Non-structural drywall partitions are the most common lightweight partition type used in buildings (especially in US and NZ). They are usually bounded by either a structural frame or by two floor slabs, which makes them damage prone due to imposed inter-storey deformations. The loss of serviceability occurs at very low drift levels, sometimes lower than the design limits set by the current international standards. As part of a research programme for the development of low damage seismic solutions for non-structural vertical elements, experimental and numerical studies have been carried out. This paper will initially report the inherent low seismic performance of drywalls constructed as per typical practice. Then, the developed low damage solutions, capable of reaching high levels of drift without loss of serviceability will be reported. These solutions have been developed based on refinements of existing drywall detailing. An overview of the connection details and of the results of the experimental campaign is herein reported for steel and timber framed drywall practices. The experimental results were integrated with numerical analyses based on a lumped plasticity approach model developed in Ruaumoko2D. A case study building representing a ten storey reinforced concrete building designed according to the NZ Concrete Standard NZS3101 (Part 1: the design of concrete structures. Concrete structures standard, vol 3101. New Zealand Standard 2006) was subjected to a set of ground motions recorded during the 4th September 2010 and the 22nd February 2011 earthquakes in Christchurch. The experimental and numerical campaign confirmed the enhanced performance of the proposed low damage solu

Low-damage Seismic Solutions for non-structural drywall partitions / Tasligedik, Ali Sahin; Pampanin, Stefano; Palermo, Alessandro. - In: BULLETIN OF EARTHQUAKE ENGINEERING. - ISSN 1570-761X. - STAMPA. - 13:4(2014), pp. 1029-1050. [10.1007/s10518-014-9654-5]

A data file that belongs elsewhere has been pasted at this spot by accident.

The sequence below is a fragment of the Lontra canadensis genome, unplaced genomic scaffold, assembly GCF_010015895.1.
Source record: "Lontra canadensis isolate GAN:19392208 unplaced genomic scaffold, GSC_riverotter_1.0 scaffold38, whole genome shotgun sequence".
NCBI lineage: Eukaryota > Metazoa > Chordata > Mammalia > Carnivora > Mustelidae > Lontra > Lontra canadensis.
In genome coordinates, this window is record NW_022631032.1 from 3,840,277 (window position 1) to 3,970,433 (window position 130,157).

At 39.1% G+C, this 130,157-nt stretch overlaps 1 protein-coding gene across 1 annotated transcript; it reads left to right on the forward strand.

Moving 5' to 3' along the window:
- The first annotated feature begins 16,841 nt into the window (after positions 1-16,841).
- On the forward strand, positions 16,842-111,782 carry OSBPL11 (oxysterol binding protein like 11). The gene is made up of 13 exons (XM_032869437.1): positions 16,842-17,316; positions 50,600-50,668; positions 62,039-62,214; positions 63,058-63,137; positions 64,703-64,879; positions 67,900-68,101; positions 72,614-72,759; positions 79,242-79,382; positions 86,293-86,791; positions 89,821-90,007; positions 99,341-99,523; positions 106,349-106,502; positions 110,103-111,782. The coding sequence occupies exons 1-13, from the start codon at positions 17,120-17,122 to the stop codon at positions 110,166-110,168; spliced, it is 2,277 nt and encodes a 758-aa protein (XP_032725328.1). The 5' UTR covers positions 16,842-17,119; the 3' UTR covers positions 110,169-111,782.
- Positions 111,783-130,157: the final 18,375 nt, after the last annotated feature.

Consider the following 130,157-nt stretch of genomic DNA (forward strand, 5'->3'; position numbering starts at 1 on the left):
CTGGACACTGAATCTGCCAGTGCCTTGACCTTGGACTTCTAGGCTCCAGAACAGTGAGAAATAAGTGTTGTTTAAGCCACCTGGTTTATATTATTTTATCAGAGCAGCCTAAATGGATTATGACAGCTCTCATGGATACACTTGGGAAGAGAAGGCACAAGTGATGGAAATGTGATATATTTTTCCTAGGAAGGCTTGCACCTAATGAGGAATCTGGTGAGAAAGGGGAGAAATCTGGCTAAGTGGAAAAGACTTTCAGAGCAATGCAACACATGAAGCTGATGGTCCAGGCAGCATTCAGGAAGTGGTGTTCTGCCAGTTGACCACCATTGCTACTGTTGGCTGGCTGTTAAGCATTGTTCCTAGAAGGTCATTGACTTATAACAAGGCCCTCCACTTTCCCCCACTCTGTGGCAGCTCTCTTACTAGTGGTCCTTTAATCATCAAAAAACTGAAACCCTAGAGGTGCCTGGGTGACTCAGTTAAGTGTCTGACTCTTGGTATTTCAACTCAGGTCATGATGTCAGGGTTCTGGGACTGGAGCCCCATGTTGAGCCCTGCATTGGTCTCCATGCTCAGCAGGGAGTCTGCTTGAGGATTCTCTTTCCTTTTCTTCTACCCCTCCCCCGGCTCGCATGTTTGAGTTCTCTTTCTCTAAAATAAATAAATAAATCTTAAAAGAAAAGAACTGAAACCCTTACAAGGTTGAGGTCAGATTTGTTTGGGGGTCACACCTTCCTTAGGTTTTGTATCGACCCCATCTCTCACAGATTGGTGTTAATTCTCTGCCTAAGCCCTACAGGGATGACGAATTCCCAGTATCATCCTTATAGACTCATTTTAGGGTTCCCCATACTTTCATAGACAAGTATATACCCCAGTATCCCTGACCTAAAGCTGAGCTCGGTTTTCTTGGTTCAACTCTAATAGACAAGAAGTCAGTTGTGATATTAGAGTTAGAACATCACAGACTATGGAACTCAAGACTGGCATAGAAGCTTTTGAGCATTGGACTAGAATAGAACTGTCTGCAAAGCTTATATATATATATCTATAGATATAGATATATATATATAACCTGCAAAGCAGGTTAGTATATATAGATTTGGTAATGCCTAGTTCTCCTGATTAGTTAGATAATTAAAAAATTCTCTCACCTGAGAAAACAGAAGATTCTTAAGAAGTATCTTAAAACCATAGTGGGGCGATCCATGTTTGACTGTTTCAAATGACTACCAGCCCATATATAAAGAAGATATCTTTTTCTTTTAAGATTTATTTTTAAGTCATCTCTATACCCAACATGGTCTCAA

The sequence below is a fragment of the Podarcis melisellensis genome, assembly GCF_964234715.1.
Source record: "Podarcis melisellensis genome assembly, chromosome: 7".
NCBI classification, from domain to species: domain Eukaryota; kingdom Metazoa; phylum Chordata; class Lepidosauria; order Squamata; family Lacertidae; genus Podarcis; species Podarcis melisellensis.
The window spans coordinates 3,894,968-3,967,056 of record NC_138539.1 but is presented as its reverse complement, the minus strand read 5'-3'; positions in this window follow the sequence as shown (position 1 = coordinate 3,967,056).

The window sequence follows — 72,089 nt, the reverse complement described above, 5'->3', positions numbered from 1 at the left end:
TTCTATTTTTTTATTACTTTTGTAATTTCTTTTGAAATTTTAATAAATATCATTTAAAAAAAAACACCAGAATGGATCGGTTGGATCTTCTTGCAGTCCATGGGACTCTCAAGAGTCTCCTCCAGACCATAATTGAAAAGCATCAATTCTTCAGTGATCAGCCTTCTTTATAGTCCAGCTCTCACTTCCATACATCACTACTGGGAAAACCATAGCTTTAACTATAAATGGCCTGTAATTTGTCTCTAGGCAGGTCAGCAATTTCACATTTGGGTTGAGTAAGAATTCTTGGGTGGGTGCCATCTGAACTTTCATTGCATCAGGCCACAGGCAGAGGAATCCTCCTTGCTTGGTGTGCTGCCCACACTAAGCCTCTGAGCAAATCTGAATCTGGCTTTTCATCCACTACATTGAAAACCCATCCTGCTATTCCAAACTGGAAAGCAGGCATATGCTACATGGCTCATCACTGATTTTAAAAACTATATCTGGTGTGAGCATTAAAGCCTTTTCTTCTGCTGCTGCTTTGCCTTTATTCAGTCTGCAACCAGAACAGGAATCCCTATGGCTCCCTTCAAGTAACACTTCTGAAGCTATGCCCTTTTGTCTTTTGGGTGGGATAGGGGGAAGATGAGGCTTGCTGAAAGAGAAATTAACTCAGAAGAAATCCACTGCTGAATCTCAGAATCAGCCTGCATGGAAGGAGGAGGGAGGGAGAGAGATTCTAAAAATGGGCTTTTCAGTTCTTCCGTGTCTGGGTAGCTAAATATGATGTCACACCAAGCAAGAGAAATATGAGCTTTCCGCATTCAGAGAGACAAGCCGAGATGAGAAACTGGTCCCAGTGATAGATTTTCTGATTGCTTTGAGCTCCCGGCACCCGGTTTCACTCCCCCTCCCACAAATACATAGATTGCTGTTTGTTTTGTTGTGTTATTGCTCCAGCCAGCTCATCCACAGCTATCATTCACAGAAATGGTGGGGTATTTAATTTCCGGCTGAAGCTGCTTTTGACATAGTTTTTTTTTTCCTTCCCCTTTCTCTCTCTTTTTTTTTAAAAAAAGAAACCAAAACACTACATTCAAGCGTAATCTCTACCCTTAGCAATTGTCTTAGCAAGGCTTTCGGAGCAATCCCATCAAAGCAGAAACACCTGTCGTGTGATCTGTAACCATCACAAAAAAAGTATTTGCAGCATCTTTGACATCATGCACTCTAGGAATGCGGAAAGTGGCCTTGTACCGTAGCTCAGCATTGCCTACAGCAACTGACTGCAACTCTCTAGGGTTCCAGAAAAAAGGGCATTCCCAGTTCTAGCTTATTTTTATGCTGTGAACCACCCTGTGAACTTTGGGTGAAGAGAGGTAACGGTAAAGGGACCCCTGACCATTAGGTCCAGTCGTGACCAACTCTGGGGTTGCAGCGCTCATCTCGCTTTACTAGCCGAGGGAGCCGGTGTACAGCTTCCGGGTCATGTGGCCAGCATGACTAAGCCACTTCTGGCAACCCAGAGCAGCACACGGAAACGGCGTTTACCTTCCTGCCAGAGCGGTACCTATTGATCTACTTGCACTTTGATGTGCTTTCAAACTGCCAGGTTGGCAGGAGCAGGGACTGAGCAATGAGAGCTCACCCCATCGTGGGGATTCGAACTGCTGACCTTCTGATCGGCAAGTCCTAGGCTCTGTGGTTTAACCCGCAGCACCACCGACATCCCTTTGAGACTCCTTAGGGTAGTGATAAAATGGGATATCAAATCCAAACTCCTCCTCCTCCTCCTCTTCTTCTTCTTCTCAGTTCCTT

Low-damage Seismic Solutions for non-structural drywall partitions

PAMPANIN, STEFANO;
2014

Abstract

Non-structural drywall partitions are the most common lightweight partition type used in buildings (especially in US and NZ). They are usually bounded by either a structural frame or by two floor slabs, which makes them damage prone due to imposed inter-storey deformations. The loss of serviceability occurs at very low drift levels, sometimes lower than the design limits set by the current international standards. As part of a research programme for the development of low damage seismic solutions for non-structural vertical elements, experimental and numerical studies have been carried out. This paper will initially report the inherent low seismic performance of drywalls constructed as per typical practice. Then, the developed low damage solutions, capable of reaching high levels of drift without loss of serviceability will be reported. These solutions have been developed based on refinements of existing drywall detailing. An overview of the connection details and of the results of the experimental campaign is herein reported for steel and timber framed drywall practices. The experimental results were integrated with numerical analyses based on a lumped plasticity approach model developed in Ruaumoko2D. A case study building representing a ten storey reinforced concrete building designed according to the NZ Concrete Standard NZS3101 (Part 1: the design of concrete structures. Concrete structures standard, vol 3101. New Zealand Standard 2006) was subjected to a set of ground motions recorded during the 4th September 2010 and the 22nd February 2011 earthquakes in Christchurch. The experimental and numerical campaign confirmed the enhanced performance of the proposed low damage solu
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Utilizza questo identificativo per citare o creare un link a questo documento: https://hdl.handle.net/11573/822324
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